Inside Audible

A Day in the Life: Audible Employee Colin Weir

A man balances barefoot on a slack line strung between two trees in a park.

Follow along in the "Day in the Life" of Colin Weir to get a glimpse inside Audible.

Colin Weir, Audible's Senior Program Manager, APAC Region, thrives on jam-packed days. As the father of two, he balances diaper duty with projects that span the Australia, U.S., India and Japan offices, a daily CrossFit workout and listening to uplifting audiobooks.

A London native, Colin is located in the Sydney office where he oversees the solution of major customer issues and key program initiatives for the Australia and Asia Pacific teams. When he's not in the office, you can find Colin cooking or spending time with his family. He's also an avid rock climber and long distance trail runnerhe's climbed sea cliffs and mountain crags across the world.


My day usually begins with logging on from home. Working closely with my U.S. colleagues means I'm on an early morning call most days. When I used to work at Audible in the UK, early morning calls in the winter would be the worst, as the sun doesn't rise in London (ever). However, even in the depths of a Sydney winter I get a view like this from my home office window, so I can't complain too much.

Sydney sunrise

Even so, it used to take me three alarms to get out of bed. Now I have Lochlan, who is 12-weeks-old.


Usually around this time I head into the office. Depending on whether I need to keep an eye on a particular work issue, or how much sleep Loch allowed me from the night before, I'll either bus or run to work. Running is actually quicker at 45 minutes (though there are a lot of hills where I live), if I can motivate myself to do it! If I'm running, I listen to something inspiring; if it's the bus, it's usually light fiction. I'll also skim the news and sort emails on my phone.

Current listens: I'm on my second go of Aubrey Marcus' amazing Own the Day, Charles Duhigg's The Power of Habit and I've got Tommy Caldwell's The Push ready for the right moment (it's a rock climbing biography, so I'm saving that for when it's a little warmer).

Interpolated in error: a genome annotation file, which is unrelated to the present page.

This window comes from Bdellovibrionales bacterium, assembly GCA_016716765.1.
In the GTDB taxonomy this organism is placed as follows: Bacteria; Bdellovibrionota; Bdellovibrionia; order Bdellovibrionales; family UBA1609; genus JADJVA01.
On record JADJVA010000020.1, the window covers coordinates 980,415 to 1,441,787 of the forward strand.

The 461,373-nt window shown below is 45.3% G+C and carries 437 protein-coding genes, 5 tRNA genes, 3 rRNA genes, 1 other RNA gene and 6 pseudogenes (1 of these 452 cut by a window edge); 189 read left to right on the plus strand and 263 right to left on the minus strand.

I hit the office. Between 10 and noon, I get in some face-to-face time with the Australia team or video conference with the Japan office. We recently migrated and re-launched Japan from all-you-can-listen to the credit model, so a lot of my time has been on video calls or in the Tokyo office. But with that project off the ground, I can spend a little more time with the Australia team, proactively managing key program initiatives here.


Gym time. I (militantly) book out my 12:30 p.m. to 1:30 p.m. for exercise, usually CrossFit. Chucking around heavy weights and the occasional awkward British high five gives me a nice endorphin hit to set me up for the rest of the day.


Hopefully this time allows for some really focused work. On a good day this can be diving deep on proactive product planning, such as preparing for the India launch with a similar framework as Japan's credit model, or helping our marketplaces here get on top of the PI planning process.


I try to get out of the office at a good time so I can pitch in at home. Those days of regular after-work beers seem like a lifetime ago! During my journey home, which takes me an hour on the bus in the evenings, I usually listen to a light fiction book again, or often something short, compelling and easy to listen to as I'm pretty low energy at this point. West Cork was AMAZING. Since Lochie was born my wife Jodie literally has her hands full, so Daddy rules the roost when it comes to evening logistics and chores.

A father and his baby smile at each other while lying back on a blanket outdoors

...and breathe out. All being well, both kids will be asleep. Invariably so will Jodie. The house will be tidy(ish) and my brekkie and lunch for the next day are prepped. I take about an hour at this time to eat, watch TV or go online for non-work related stuff. (My current obsession is researching a roof box to carry cargo on top of our carwe're preparing for a road trip to Tasmania!)


The U.S. will be online soon and I take some time now to check that all projects there are progressing well. On quieter days, it's a great time to get through the email backlog and ensure I'm responding to important issues. It's also a good time for writing as there should be no interruptions until at least 11 p.m., when the baby needs his first nappy change.


I hope to be in bed now, and on a good day, I will be.


Nappy time! And look who wants to play.


Wait, it's morning already?


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